Based on these criteria, towns were placed in high, medium, and low priority groups. All 40 high-priority towns were selected to bid for funding. 49 out of 318 medium-priority towns, and 12 out of 183 low-priority towns were selected for the remaining 61 spaces.
This part of the process moved away from the original criteria with many towns that scored highly on the seven metrics not gaining access to the Towns Fund. In the medium priority group, only nine of the top 100 scorers were selected.
The differences in selection criteria between the Levelling Up Fund and the Towns Fund dilute the meaning of the term – the government has no consistent measure of where levelling up is needed.
Other uses of levelling up
While the central policies in the levelling up agenda don’t provide complete clarity on what levelling up means, they do consistently use the language in relation to place-based inequality. The same cannot be said for other policies which the government has sought to include under the levelling up umbrella.
The 2020 National Infrastructure Strategy employs the language of levelling up liberally. The Chancellor opens the policy paper by stating that “levelling up is my Government’s core purpose” and that he will “use infrastructure to unite and level up the UK.”
Rhetorical attention is given to towns that “face economic and social deprivation”, but there are also promises to invest in “boosting the UK’s […] cities”. In fact, the biggest commitments – £5 billion on bus and cycling services, the National Infrastructure Bank, £4.2 billion for intra-city transport, and £27 billion for strategic roads – are not focused on deprived areas at all. But this doesn’t stop the language of levelling up being used throughout.
Around infrastructure, then, we see the language of levelling up shifting from a specific focus on deprived areas to something more diffuse.
The wide use of the levelling up language in relation to education policy and funding arguably dilutes its meaning further still.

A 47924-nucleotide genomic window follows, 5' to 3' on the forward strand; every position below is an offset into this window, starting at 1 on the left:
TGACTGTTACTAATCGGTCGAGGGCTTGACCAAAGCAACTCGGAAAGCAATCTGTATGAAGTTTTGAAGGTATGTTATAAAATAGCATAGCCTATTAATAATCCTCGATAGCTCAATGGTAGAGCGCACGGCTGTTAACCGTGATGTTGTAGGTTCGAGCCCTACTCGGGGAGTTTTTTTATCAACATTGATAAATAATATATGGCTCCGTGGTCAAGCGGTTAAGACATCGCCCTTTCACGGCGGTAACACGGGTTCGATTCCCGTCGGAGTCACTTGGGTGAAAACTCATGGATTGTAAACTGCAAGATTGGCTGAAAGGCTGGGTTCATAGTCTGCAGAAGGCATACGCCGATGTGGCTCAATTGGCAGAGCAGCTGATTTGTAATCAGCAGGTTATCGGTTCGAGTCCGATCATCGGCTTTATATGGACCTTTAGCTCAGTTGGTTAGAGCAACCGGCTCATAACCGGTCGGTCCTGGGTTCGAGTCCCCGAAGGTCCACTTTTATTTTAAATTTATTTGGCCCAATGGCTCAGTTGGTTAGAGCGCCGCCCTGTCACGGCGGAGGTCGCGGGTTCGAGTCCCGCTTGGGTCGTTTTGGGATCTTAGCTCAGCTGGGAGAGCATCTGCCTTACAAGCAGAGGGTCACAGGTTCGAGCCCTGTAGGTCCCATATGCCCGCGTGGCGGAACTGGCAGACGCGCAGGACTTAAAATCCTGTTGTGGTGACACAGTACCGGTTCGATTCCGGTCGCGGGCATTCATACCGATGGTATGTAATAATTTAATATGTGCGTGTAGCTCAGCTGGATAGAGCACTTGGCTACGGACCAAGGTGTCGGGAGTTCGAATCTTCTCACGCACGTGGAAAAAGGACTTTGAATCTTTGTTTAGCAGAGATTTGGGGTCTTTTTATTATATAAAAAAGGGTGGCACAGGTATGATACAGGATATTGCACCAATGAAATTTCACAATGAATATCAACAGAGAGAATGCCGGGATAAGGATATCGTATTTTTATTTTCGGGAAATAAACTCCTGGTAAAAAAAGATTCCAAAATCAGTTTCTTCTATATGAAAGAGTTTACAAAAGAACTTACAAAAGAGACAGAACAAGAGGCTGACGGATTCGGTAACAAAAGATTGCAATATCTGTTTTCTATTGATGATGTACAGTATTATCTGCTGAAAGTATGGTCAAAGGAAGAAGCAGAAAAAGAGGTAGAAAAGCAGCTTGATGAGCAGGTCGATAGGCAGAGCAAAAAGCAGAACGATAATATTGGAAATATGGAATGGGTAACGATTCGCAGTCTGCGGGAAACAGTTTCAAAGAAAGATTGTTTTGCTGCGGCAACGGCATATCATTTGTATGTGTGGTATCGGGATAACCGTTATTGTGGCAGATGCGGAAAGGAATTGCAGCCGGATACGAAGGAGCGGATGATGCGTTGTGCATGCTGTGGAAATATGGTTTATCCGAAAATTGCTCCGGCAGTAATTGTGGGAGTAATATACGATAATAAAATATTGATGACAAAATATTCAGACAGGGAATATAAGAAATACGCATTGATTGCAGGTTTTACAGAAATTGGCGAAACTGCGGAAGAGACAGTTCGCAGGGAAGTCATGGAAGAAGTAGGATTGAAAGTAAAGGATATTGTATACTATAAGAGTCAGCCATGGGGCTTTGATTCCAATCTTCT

The rhetoric of “levelling up standards” and “spreading opportunity” are common in press releases and policy documents relating to education, but the place-based focus is lost entirely. Here, levelling up appears to mean a general commitment to increased spending; the flagship policies are countrywide and smaller programmes, such as the Lifetime Skills Guarantee, are largely targeted at individuals.
This application of the language to individuals rather than places adds confusion to the meaning of levelling up – it is not being used solely in relation to “communities that feel they have been left behind”, as the BBC says.
How should we interpret the language of levelling up?
Arguably, then, the language of levelling up is about adding a sense of cohesion between various spending commitments. This language taps into an issue – place-based inequality – that voters are concerned about and is vague enough that it can apply to a variety of contexts.
While this language can be understood as a rhetorical device, it would be unfair to say that there is no substance behind the agenda. Clearly, policies such as the Towns Fund and the Levelling Up Fund will provide investment in struggling areas.
Nonetheless, the inconsistent use of the language dilutes the central message, and collectively offers an opaque sense of what it means to ensure everywhere gets their “fair share of […] future prosperity”. If O’Brien is to succeed in his task of making sense of this agenda, this will need to be addressed.
Jack Summers is a Research Assistant at The Policy Institute, King's College London.